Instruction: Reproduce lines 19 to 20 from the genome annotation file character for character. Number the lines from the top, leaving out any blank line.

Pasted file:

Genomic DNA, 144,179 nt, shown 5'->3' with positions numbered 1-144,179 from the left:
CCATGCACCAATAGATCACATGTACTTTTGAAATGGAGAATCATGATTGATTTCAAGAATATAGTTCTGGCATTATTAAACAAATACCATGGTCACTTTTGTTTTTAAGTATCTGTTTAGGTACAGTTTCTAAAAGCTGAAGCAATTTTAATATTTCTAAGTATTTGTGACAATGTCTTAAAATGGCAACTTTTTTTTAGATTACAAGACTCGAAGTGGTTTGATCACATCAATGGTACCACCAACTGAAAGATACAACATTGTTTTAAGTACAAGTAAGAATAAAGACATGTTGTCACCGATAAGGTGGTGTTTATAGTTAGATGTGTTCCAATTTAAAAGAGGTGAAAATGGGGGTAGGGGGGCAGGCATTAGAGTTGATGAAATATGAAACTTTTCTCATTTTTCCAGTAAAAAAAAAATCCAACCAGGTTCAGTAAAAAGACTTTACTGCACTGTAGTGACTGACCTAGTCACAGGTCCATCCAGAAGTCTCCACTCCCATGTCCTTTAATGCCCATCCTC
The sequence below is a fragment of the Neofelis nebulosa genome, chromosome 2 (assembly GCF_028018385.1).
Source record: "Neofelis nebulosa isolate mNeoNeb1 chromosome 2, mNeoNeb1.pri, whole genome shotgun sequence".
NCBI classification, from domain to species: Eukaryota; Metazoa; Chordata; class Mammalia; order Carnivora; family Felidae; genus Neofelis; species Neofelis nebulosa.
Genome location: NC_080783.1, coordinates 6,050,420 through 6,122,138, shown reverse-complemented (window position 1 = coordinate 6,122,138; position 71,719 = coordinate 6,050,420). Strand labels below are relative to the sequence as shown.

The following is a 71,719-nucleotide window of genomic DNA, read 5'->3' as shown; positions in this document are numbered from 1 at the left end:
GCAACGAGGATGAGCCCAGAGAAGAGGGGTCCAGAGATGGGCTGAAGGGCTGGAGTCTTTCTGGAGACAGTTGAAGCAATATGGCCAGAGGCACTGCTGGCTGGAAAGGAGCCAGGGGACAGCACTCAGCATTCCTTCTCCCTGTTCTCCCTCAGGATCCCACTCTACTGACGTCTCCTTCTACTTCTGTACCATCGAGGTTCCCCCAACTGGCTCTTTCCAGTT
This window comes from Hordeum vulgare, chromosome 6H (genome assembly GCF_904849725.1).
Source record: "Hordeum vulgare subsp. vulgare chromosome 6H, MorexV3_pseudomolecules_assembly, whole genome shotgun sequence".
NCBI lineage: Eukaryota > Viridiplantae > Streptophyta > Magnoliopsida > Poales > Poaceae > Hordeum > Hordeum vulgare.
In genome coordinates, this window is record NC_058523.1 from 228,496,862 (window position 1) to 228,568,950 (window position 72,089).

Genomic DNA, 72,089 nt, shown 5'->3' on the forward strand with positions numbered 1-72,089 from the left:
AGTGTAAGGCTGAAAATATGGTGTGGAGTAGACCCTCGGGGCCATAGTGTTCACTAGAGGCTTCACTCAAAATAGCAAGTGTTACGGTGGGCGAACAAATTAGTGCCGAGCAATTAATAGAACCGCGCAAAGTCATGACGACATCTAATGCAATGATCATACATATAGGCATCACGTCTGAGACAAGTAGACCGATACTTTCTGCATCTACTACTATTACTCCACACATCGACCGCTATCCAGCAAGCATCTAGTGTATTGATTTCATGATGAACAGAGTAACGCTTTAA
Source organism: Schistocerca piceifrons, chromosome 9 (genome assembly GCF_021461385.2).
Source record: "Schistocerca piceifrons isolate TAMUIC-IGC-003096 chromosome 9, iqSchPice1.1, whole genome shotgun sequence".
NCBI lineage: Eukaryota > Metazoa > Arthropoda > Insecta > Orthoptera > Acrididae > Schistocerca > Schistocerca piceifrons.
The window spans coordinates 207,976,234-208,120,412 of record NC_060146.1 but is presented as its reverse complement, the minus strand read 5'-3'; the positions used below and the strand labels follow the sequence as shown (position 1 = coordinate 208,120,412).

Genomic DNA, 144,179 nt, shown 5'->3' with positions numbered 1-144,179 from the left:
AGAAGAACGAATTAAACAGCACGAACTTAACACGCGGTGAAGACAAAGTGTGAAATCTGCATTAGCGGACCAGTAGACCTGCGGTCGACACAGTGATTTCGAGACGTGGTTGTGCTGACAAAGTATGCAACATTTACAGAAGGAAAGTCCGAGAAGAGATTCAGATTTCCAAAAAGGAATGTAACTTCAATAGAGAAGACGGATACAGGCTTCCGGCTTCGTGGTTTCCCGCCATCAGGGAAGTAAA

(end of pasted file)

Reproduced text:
Genomic DNA, 144,179 nt, shown 5'->3' with positions numbered 1-144,179 from the left:
AGAAGAACGAATTAAACAGCACGAACTTAACACGCGGTGAAGACAAAGTGTGAAATCTGCATTAGCGGACCAGTAGACCTGCGGTCGACACAGTGATTTCGAGACGTGGTTGTGCTGACAAAGTATGCAACATTTACAGAAGGAAAGTCCGAGAAGAGATTCAGATTTCCAAAAAGGAATGTAACTTCAATAGAGAAGACGGATACAGGCTTCCGGCTTCGTGGTTTCCCGCCATCAGGGAAGTAAA